Modern Moons
March is about sunlight and movement. This month will have at least eleven days of sunlight and perhaps sunshine to spur on the movement of plants, animals and humans. By the first week of the month sunlight will be accompanied by the still-cold airs of February, but by the end of the month not only the sunlight but the sunshine will be warmed up to mid-50s.
There is a difference between sunlight and sunshine. A scientific word, sunlight is just that-the light that reaches the earth from the sun. It can be little or great, depending on amount of clouds. Sunshine is a poetic type word. Sunshine includes the light but also the warmth from the sun.
Spring moves northward over the land at the rate of about 16 miles a day. As it spreads its cape over hills and valleys, it awakens birds to fly north with it; it stirs insects and earthworms to creep upward from their underground winter homes. It beckons humans from their winter rooms out into the air and sunlight. And by the end of the month, there will be spots of sunshine to sit in and contemplate activities that can only be accomplished in the coming months.
Traditionally March is the windy month but the Native Americans never named the full moon with wind. It was the Green Moon or for the Chippewa it was the Moon of Making Sugar. Today we might call it the Early Planting Moon, as many a gardener will fill cold frames with seeds and onion sets, hoping not only for sunlight but also life-giving warm sunshine.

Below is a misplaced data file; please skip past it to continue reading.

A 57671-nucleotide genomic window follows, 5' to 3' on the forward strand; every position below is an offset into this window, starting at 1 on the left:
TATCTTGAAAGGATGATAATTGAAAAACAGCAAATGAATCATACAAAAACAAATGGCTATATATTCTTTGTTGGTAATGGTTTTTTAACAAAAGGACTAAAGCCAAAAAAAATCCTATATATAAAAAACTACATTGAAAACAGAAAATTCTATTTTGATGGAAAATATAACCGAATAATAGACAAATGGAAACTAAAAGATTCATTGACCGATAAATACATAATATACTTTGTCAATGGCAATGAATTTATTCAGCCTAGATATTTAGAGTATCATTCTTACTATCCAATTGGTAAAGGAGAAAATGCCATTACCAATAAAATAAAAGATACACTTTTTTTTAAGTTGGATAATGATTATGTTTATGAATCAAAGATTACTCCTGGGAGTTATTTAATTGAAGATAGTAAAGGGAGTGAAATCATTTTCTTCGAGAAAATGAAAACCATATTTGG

Plans are being made here in the Greengate household. A fishing outing during the mornings of March 15-17 (said to be the best fishing days of the month) have Mr. Greengate working hard to accumulate the needed paraphernalia to begin fishing in the cold air of early morning and end in the warm, balmy airs of midafternoon. All the while, his favorite catch-crappies-are on his mind. As much as the new iridescent colors of jigs and crankbaits are eye-catching, he knows success at his favorite local lake is dependent on waxworms. Sunlight bounces off their white skin, sunshine warms the waters around them. Crappies find them irresistible.
Meanwhile, Mrs. Greengate is planning and plotting the new garden space. Expanded from last year’s, the plot will hold at least another two rows of beans and Swiss chard. A new, sturdier fence will be installed, high enough to keep the rabbits out and with a small gate so no humans will have to hop the thing to get into the garden. Arthritis tolerates no hopping.

Outside the Yard
 On the northern border of Ohio, in Lucas County, Sylvania will host the Olander Park Maple Sugaring Festival on March 19, 2016. Admission is free, hours are 1-4 p.m. Maple syrup on pancakes, in candy and as fudge are just a few of the treats that await visitors. Sap will be boiling, trees will be tapped, and wagon rides to Maple Market are all a part of this festival.
Further to the east in Medina County, at Hinckley, one will be able to watch the effects of spring on the move as buzzards return to their roosting sites. Observed this year on March 20, from 9 am to 2:30 pm, and free, all sorts of activities explore and celebrate the return of these large birds to Ohio. This annual celebration began back in 1957 and today draws thousands to the area.

Word of the Month
Albedo: The amount of the sun’s energy reflected back into space from the earth’s surface. About 33% of the sun’s energy bounces off the earth. Otherwise, our warm, inviting sunshine would scorch us.

Quote of the Month
“One key to contentment is to appreciate when you have plenty and understand why when you don’t.” American Proverb

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